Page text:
It’s been an empty-office summer for a lot of companies. In San Francisco, offices generally reported about 45% attendance. In San Jose, it was under 39%. In LA and New York, something like 50% — and in Austin, which fared best by this metric, still only 59%.
Keep in mind that before the pandemic, office attendance was habitually about 90% nationwide. Despite all the back-to-the-office mandates and headlines, something has shifted.
I have noticed the shift in anecdotal ways as well. More job seekers come to me specifically intent on finding remote or hybrid work. More hiring managers list these options up front in a job description, when it’s available.
Summer is over, but will everyone come back from and fill in the empty seats? We’ll see!
Other news in this month’s newsletter includes the metrics on pay transparency and why you should nix the quirky questions from your interviews. Read on.
In the latest employment summary based on the August jobs report from the Bureau of Labor Statistics (BLS), it is evident that the U.S. job market experienced notable developments. During this period, U.S. employers exhibited a positive trend by adding 187,000 jobs to the workforce, demonstrating their commitment to economic growth and stability.
The national unemployment rate rose from 3.5% in July to 3.8% in August. This uptick in the unemployment rate is particularly noteworthy as it marks the highest level recorded since February 2022. The unemployment rate for college-degreed workers also experienced a slight increase during August, moving from 2.0% to 2.2%.
Delving into the industries contributing to job growth in August, the healthcare sector notably contributed by adding a substantial 71,000 jobs, indicating its continued importance within the U.S. economy. The leisure and hospitality industry also demonstrated resilience by contributing an additional 40,000 jobs. Moreover, the construction and manufacturing sectors saw a notable increase in employment, with the addition of 38,000 jobs, further strengthening the nation’s industrial landscape. Additionally, the professional and business services sector added 19,000 jobs, underlining its continued contribution to the workforce.
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As pay transparency laws have taken effect around the country, one question a lot of hiring managers have is:
Does pay transparency reduce turnover?
The answer, according to Payscale, a compensation software company, is a resounding YES. The company has found that pay transparency reduces “intent to quit” by 30% and says more and more people are keen to find out how pay rates are determined by their employers — or prospective employers.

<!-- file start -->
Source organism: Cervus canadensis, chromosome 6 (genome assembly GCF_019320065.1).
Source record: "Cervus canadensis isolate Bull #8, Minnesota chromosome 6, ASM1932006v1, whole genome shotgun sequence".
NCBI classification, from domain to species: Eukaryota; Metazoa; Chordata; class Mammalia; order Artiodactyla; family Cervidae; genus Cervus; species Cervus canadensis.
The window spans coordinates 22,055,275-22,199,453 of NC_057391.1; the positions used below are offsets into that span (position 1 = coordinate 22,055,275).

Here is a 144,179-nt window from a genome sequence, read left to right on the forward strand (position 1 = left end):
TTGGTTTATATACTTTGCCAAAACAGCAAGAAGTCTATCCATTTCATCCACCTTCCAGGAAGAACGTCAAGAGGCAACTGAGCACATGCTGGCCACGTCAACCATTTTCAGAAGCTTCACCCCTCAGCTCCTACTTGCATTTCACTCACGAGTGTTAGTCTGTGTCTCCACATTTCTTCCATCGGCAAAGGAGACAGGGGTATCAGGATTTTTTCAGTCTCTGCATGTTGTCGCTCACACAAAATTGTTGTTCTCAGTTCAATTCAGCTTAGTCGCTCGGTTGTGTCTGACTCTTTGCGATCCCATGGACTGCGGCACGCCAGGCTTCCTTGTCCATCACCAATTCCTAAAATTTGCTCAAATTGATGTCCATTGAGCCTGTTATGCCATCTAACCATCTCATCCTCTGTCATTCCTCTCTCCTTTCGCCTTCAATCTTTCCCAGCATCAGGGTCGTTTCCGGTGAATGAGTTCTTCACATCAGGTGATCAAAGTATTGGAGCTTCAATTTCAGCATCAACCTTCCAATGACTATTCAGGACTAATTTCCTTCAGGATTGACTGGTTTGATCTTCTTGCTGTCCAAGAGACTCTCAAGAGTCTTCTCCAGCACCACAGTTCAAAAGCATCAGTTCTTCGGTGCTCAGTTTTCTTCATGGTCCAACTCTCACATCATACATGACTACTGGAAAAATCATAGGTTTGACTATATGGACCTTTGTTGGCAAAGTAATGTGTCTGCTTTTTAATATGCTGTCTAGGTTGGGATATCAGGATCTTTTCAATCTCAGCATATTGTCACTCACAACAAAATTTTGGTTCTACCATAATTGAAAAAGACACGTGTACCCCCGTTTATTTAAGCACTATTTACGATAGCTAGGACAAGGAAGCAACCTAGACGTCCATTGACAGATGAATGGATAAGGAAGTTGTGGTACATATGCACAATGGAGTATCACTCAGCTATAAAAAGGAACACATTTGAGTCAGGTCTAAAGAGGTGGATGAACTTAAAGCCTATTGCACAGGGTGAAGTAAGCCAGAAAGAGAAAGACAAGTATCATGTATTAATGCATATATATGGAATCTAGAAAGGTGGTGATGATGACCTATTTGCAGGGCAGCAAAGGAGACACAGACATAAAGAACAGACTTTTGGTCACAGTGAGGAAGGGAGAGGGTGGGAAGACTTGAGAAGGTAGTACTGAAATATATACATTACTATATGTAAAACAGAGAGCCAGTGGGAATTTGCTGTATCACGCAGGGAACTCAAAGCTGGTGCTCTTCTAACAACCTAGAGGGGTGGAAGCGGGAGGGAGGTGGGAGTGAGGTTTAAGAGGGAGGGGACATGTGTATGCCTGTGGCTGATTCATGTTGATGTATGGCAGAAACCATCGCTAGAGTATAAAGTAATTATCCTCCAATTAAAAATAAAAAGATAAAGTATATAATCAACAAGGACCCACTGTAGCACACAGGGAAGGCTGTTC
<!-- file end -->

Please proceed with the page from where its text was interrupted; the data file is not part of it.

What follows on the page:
However, there is one big BUT that Payscale found in its research: Pay transparency increases job-seeking behavior in Gen Z workers. Meaning, young folks with jobs might be more inclined to look for new work based on transparency around pay. This is true not just for their own roles, but in terms of the pay executives at their organizations earn. (Read more on SHRM)
I tend to work with people further up the chain, but I pay close attention to what’s going on throughout the ranks. Knowing what lies ahead, financially, can be a big career path determinant for most folks.
Recommending Reading for September
“A new study finds that asking job applicants what they would do in a zombie apocalypse risks turning off top talent”
Best headline I read all month, on the Wall Street Journal.
WSJ argues that asking job interviewees oddball questions is a bad idea. Citing Don Zhang, an associate professor of industrial and organizational psychology at Louisiana State University, WSJ says that job applicants find oddball questions fun and likeable — but not very useful and sometimes inappropriate or downright invasive.
For applicants with less of a sense of humor — or, say, neurodiverse folks — these kinds of questions can even be a turnoff:
“What should your headstone read?”
“What kind of animal are you?”
“Which Disney hero do you most identify with?”
You get the idea.
As a recruiter, I sometimes wonder if these oddball interview questions arise from the boredom of interviewers.
I hope you enjoyed this month’s newsletter and will reach out again in October!